I am seeing, in my own attempts (in private!) to improvise, that Raney's ideas and feel are beginning to invade my playing, kind of alike a virus--a good one--injecting new DNA into a host.
    !
    If this is what is happening, keep doing it forever.

  7. #56

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    Quote Originally Posted by mr. beaumont View Post
    ...but don't try to make people "feel something."
    You do know we're talking about music, right?
    "Bent my ear to hear the tune and closed my eyes to see."

  8. #57

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    Quote Originally Posted by lawson-stone View Post
    Thanks-if you're that far along in just 2 years, that's awesome. I've been struggling with this stuff for 25 years and still feel like Captain Lame.
    I have played guitar for probably 20 years. I've was doing my best to teach myself jazz guitar for the last 8 using books. I have a library full of them. I wasn't getting anywhere. So I reached out to one of the better known pros in the city and asked if he teaches, and he does. I brought all my books to the first lesson and one at a time, he tossed them on the floor and said, "You don't have enough time to wade through all this (I am 63). There's a lot of ways to approach it, this is the way I do it and I'll get you playing fast."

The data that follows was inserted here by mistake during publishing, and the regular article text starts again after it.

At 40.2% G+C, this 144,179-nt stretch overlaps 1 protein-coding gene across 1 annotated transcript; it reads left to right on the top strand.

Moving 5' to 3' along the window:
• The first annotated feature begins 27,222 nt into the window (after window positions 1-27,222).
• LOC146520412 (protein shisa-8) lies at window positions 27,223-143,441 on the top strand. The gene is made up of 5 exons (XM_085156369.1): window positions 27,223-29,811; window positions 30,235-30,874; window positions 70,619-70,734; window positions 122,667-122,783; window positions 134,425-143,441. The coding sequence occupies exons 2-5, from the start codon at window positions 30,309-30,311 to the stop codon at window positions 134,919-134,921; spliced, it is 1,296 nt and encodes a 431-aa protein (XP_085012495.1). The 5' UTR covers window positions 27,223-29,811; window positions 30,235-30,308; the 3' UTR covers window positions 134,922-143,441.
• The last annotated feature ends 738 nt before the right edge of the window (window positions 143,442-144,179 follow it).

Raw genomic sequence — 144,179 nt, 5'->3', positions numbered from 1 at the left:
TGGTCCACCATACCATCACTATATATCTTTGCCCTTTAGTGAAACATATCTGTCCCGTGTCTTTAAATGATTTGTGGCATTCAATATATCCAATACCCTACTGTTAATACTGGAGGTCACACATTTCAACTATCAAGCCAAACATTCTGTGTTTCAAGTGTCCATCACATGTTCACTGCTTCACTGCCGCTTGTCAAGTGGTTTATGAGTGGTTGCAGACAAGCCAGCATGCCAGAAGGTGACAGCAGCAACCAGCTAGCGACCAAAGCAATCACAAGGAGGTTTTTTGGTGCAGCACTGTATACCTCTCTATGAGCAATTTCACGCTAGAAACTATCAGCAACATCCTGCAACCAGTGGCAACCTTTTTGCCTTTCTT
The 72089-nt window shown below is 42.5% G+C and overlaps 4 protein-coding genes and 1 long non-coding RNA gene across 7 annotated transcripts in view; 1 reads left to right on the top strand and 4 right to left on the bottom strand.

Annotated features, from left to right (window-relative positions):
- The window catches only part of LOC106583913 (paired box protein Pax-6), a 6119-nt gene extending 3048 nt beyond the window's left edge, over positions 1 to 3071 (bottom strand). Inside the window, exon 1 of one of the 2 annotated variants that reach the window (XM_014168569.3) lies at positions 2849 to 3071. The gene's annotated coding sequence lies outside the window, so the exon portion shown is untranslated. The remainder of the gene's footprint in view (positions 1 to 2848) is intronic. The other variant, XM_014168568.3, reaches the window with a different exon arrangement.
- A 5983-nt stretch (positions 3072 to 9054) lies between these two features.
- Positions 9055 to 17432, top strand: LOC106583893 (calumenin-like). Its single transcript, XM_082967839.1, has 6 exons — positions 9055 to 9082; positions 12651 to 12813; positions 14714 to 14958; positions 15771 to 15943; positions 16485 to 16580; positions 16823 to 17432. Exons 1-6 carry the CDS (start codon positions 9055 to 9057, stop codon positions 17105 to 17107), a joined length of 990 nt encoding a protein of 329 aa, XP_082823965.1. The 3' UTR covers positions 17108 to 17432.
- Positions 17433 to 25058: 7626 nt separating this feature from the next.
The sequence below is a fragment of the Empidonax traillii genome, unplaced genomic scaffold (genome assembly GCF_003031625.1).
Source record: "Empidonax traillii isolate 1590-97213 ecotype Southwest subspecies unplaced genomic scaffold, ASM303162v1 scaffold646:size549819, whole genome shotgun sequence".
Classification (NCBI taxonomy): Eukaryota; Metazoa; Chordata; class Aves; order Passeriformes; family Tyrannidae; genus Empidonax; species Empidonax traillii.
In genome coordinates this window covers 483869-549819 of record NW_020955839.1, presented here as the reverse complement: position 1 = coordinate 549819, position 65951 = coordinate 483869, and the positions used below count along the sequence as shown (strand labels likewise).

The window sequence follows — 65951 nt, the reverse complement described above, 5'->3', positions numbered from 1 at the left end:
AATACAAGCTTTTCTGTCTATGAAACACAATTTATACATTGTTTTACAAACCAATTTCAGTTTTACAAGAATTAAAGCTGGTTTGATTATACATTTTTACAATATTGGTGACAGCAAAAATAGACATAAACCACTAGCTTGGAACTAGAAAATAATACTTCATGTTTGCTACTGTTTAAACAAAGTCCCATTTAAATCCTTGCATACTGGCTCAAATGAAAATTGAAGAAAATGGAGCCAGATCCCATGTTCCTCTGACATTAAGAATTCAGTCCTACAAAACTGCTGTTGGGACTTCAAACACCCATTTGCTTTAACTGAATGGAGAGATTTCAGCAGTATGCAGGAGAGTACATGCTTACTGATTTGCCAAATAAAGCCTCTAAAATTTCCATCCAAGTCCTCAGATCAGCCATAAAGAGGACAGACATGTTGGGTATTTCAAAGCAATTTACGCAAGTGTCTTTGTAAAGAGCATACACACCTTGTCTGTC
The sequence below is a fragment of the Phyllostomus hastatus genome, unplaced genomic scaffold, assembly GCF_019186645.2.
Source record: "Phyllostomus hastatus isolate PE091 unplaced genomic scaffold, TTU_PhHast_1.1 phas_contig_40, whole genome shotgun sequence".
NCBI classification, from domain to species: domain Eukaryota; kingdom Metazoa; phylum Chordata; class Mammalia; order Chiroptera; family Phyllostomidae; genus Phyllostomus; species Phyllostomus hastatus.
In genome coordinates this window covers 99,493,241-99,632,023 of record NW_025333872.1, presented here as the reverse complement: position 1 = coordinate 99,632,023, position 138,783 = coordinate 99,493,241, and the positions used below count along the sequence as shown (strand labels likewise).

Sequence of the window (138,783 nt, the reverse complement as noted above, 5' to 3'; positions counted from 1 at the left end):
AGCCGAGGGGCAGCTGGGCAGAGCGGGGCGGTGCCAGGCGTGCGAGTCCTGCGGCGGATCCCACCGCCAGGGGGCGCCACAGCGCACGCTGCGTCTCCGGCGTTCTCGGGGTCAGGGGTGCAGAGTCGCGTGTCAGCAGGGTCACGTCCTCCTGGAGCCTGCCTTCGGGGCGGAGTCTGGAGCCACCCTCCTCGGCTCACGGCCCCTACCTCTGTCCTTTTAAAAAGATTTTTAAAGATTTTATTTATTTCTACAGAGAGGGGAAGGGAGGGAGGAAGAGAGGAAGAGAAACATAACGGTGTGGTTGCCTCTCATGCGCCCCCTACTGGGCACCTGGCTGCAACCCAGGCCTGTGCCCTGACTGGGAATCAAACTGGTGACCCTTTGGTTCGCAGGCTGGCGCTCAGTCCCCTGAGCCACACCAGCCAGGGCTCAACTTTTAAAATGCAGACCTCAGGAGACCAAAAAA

That was just over two years ago. It's been a lot of work - I'm practicing about 2 hours a day and much more on weekends. He forced me out of the house to play with other musicians, whenever, and wherever, I can. I make that happen at least once a week. And I'm now doing gigs with a bassist. Anyhow, that's a bit of my story ...

    I guess the most important thing I could say is find a a teacher, who can pass this amazing heritage to you - one-to-one. And make some musical friends who will play music with you and allow you the space to [learn] discover your own sound.
    Last edited by 3rdwaverider; 11-23-2019 at 01:02 PM.

  9. #58

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    Quote Originally Posted by lawson-stone View Post
    Good points. I think it matters what our goal is.

    My improvising is awful. I am trying to duplicate Raney because his phrasing and feel are great, mine are not. If I "make the solo my own" basically I take Raney's great solo and ruin it, turning his good notes into my poor time and bad phrasing. But if I work hard at imitating what he does, then it begins to break down my bad habits and take me to new places. I am seeing, in my own attempts (in private!) to improvise, that Raney's ideas and feel are beginning to invade my playing, kind of alike a virus--a good one--injecting new DNA into a host.